Calling for a 50-percent reduction in peak the wait times, the USTA believes it should take just 30 minutes to process travelers. They want Customs and Border Protection staffing and participation in the Global Entry Program increased. Congress should be involved in an ongoing way, and should require periodic progress reports, says the association in a list of 20 recommended policy changes.
Back at the TSA, the new system is indeed a step in the right direction, classifying travelers into three tiers — expedited, standard or enhanced — with each level requiring different procedures and qualifiers. The current system treats all travelers the same and is exactly what the Travel Association wants changed.
In an Open Letter to the U.S. Congress, over 70 travel leaders even suggested ways to fund the additional programing necessary to address the problem and increase transparency in the entire process. It’s a lofty goal but one worthy of pursuit: the U.S. economy could lose $95 billion and 518,000 jobs over the next five years due to long security and customs lines at the nation’s airports.
The Transportation Security Administration has been working on its image, engaging readers on its blog with the latest travel security information, inviting fans to “meet the bloggers” and more. The TSA is also finding that its message is more palatable with a dose of humor.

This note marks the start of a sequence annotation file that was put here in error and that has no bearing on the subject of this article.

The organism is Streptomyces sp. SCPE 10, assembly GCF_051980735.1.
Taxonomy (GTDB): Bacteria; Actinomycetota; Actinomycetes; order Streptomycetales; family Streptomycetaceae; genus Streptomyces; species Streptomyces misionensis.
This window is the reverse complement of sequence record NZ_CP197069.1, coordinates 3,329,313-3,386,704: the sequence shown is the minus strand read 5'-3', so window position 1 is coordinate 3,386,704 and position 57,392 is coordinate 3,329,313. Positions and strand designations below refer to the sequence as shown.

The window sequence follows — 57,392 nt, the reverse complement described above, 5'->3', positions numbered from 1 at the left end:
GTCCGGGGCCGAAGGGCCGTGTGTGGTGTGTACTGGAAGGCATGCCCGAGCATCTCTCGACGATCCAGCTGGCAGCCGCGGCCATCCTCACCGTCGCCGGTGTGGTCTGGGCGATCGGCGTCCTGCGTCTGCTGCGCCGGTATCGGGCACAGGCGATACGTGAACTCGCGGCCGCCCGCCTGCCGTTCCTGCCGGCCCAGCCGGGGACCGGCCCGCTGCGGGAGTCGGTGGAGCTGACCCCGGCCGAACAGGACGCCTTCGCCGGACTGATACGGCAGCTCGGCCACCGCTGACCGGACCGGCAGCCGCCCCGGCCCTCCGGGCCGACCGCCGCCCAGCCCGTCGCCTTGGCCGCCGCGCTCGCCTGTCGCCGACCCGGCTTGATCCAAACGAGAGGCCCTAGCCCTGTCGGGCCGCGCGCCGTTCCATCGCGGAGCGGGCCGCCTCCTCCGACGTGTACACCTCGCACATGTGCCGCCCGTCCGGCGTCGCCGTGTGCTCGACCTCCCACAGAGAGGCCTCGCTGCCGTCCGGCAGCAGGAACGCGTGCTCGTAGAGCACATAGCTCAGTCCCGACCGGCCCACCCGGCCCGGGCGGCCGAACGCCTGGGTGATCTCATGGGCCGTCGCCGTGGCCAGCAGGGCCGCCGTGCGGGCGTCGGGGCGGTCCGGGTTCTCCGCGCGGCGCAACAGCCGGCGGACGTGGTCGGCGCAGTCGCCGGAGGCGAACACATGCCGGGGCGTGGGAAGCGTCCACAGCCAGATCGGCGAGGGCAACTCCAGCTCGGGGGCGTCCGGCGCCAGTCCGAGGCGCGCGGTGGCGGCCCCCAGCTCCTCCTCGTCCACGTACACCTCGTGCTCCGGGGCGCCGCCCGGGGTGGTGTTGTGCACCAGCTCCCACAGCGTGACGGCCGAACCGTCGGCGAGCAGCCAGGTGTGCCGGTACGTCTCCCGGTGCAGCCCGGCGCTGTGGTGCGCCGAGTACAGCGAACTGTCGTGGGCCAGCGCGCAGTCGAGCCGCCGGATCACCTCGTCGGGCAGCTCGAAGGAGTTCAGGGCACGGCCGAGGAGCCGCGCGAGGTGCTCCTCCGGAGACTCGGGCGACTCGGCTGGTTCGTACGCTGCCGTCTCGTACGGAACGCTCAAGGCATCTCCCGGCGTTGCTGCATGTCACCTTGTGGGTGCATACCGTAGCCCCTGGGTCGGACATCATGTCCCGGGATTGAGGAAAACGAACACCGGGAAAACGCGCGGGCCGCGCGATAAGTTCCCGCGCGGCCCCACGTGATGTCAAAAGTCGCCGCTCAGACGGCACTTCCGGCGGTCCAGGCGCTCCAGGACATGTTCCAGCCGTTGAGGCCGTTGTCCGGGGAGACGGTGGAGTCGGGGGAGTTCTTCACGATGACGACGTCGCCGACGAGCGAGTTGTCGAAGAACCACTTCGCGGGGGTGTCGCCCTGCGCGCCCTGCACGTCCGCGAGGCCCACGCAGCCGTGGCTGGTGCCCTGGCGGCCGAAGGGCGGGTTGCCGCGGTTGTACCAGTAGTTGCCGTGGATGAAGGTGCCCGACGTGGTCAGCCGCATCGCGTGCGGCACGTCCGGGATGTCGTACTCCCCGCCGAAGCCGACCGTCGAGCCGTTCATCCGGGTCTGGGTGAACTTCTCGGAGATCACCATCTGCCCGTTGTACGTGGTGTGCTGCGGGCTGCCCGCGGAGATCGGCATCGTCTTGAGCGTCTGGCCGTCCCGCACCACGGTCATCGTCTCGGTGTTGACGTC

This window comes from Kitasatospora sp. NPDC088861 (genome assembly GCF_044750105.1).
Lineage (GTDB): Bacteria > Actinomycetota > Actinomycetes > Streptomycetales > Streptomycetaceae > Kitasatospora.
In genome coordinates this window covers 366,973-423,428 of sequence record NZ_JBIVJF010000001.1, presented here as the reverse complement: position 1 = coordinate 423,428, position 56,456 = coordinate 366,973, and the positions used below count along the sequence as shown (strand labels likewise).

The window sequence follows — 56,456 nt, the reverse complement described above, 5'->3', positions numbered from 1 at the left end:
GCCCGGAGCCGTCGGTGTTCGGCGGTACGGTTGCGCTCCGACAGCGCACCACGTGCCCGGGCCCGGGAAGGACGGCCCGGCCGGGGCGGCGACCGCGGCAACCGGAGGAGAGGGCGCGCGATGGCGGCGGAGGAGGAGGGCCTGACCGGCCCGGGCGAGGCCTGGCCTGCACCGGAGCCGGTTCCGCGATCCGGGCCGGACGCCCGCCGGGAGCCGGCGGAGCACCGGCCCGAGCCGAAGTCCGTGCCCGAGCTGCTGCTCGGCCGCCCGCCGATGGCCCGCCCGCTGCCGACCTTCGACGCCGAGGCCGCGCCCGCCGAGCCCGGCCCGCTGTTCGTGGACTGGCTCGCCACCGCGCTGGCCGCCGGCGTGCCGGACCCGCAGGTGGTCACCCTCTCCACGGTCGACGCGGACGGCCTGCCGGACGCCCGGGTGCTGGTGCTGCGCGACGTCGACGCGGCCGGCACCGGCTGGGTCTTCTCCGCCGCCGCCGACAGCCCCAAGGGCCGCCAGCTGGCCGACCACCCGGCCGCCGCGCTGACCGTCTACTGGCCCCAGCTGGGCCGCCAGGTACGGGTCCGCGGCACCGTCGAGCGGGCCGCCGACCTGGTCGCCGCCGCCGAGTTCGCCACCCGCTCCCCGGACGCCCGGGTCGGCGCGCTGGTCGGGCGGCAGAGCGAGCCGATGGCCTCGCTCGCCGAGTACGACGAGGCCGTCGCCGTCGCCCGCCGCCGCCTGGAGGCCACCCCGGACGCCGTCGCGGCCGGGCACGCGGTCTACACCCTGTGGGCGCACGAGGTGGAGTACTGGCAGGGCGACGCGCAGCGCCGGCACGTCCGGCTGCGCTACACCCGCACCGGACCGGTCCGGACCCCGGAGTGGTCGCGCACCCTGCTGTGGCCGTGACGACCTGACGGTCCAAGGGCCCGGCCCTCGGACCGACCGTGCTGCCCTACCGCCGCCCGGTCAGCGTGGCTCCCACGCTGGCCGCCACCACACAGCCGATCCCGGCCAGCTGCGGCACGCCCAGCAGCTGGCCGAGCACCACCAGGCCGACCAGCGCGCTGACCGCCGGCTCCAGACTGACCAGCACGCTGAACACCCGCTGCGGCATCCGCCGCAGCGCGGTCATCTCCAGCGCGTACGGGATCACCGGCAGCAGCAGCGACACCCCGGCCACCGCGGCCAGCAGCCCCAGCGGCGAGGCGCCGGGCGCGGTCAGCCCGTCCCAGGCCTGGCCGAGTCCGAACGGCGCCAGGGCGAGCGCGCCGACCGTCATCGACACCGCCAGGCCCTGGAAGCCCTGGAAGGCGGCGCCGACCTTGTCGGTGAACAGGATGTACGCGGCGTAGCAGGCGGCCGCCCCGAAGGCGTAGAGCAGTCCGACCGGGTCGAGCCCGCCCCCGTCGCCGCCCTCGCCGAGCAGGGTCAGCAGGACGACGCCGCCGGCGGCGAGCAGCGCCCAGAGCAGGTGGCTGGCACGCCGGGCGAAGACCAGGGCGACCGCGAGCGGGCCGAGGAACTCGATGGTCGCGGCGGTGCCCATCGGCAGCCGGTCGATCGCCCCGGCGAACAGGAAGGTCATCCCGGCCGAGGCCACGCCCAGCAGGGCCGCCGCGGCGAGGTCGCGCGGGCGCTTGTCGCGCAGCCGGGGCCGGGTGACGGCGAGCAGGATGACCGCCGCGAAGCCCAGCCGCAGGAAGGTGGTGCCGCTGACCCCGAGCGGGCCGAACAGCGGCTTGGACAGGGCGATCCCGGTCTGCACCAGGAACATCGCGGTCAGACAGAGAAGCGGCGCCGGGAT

This week on its Transportation Tips post, TSA asks readers to please leave their grenades at home. “After reading the title of this post, your first thought probably was, ‘That’s obvious.’ Not always so”, writes Bob Burns. Just this year, TSA officers have discovered 43 grenades in carry-ons and 40 in checked luggage.
Most of the grenades were inert, replica or novelty items, like antiques someone might buy on eBay. “But a few were live smoke, flare, riot, and flash bang grenades, which can pose major safety issues to aircraft and also violate FAA hazmat regulations,” added Burns.That the majority of grenades TSA sees won’t actually explode isn’t the issue. The problem is that they look just like real grenades during screening, slowing down the process, if not closing and evacuating terminals.
The “please don’t bring” advice goes for grenade shaped belt buckles, lighters, soap, candles, MP3 players, paperweights, inert training grenades, and other items can all look like the real thing when x-rayed.
Humans aren’t the only ones whose internal clocks get all out of whack when they fly. It looks like vegetables also feel the effects of jet lag, which happens when our light and dark cycles are thrown off. Toward the end of this factoid-filled video from Mashable there’s a longer explanation, plus a silly skit about a jet-lagged eggplant. And here’s a report from NPR that explains how scientists are using this knowledge to coax vegetables into producing more beneficial compounds.
Toying with the idea of conducting an experiment of your own? Make sure you follow the rules of the Transportation Security Administration, or any other international agency, before bringing any food on board a plane or across borders. Carrot circadian clocks aside, here are some tips from Gadling readers that might help you ward off jet lag on your next trip.